Election Year is not a good movie. It has ideas and a few interesting elements to it, but most of the movie just feels like I'm watching unentertaining shlock. One of the major subplots in the movie is about a woman who gets caught trying to steal a candy bar from a random corner store, and then vows to hunt down the store owner on Purge Night... because she's psychotic. A stark raving lunatic spends most of the Purge Night trying to kill a random old guy who caught her trying to steal a candy bar that costs $2. I wish that I was joking, but I couldn't make it up if I tried. In a movie about a political war between two ideologies where the NFFA hunts down a woman with a platoon of white supremacists, we spend a good amount of time dealing with a candy bar craving psycho.
The biggest failing in this movie is that nearly everyone, and I mean everyone, is absolutely crazy if they participate in the Purge. No ifs ands or buts, if you are in the Purge, you're a monster that will build guillotines in the streets, watch people burn alive, or hand people from a tree as they stab them repeatedly. It says a lot when the most rational people besides our pacifistic senator is the head white supremacist, who says that once the job is done, he's hiding out for the rest of the night to get away from the lunatics. Everyone in America is a psychopath, hip hip hooray.
It's not just because the film is so bleak that I don't like it that much. It's also because the action just isn't that entertaining or visually interesting. There might be interesting moments, like watching a group of maniacs drive around in a car straight out of Mad Max with maces, but every fight scene always devolves into two people shooting at each other in the dark until one of them dies. That just seems so... normal. For a horror series where all crime is legal for 12 hours, you're telling me that no one decides to make a Negan styled baseball bat and beat the crap out of people, or make some Silent Hill styled torture scenes? I mean, if you're going to go all the way with the violence, don't be tame about it.
And yet The Purge: Election Year is very tame when you get right down to it. It's bleak and actively hates the current political system, but nothing interesting happens in the movie to warrant the bleak attitude. People are ritualistically sacrificed yes, but it's all so blase. My jaw never dropped to the floor once during this movie, and I could call all of the plot twists before they even happened. I knew when each character was going to die, and the only surprising thing about the movie was that one character died later than I thought he would.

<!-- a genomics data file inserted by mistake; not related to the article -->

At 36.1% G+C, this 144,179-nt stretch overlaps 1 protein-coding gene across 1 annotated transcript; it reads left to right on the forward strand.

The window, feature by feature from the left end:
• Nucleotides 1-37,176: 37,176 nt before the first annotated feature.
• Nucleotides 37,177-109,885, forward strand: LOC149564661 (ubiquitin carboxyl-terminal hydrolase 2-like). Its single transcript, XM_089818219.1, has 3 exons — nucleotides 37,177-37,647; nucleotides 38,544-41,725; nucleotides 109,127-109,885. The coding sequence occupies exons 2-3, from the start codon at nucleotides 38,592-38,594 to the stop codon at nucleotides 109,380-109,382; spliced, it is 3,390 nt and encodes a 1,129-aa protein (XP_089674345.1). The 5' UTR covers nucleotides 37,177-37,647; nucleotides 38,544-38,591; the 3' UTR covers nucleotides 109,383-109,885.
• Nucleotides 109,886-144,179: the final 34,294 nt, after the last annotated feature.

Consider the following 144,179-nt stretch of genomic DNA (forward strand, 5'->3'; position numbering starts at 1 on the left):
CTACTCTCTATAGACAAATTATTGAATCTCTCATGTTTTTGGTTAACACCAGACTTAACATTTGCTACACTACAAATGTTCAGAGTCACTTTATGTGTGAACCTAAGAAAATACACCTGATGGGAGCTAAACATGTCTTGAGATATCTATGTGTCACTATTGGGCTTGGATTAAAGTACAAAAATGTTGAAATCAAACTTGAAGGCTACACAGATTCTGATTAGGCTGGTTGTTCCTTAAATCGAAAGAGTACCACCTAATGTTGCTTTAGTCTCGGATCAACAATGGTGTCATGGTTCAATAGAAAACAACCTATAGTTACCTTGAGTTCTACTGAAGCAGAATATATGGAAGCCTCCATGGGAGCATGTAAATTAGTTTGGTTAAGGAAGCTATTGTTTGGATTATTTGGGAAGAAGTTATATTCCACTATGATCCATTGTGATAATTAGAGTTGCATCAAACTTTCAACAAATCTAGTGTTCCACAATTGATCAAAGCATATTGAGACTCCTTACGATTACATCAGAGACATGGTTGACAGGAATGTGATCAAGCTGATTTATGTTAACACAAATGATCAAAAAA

That being said, I don't think the movie is all bad though. The Purge has always been aware of how crazy its premise is, so at least a lot of the villains here are so over-the-top insane that it's actually kind of amazing. The very first line of spoken dialogue is so course and extreme that I bursted out laughing, the candy bar subplot was so ridiculous that I couldn't believe that it was being taken seriously and it was ended fantastically, and the Ted Cruz stand in is such a wacko religious nut job that it looks like he's orgasming at EVERY. SINGLE. WORD. Election Year knows that by this point, it's so insane that it at least has some good comedic moments inside of it, and a fight scene involving foreigners participating in the Purge was probably the best scene in the movie.
At this point, I think The Purge really needs to just take a step back and analyze where its strengths are at. If The Purge becomes a horror-comedy series, I wouldn't have any problem with that since the series is at its best when it's tries to be completely insane. It's funny to watch clear mad people ham it up for an hour or two instead of watching super serious people run around trying to survive. Hell, next time, why not center the movie on a serial killer who tries to top himself every Purge with a new spectacle? It would be a blast to watch and would probably give me a hell of a good time watching it.
As for The Purge: Election Year, it's a purely alright film. It has bleak and senseless violence, but there are elements that make me smile, even if it's just for a moment.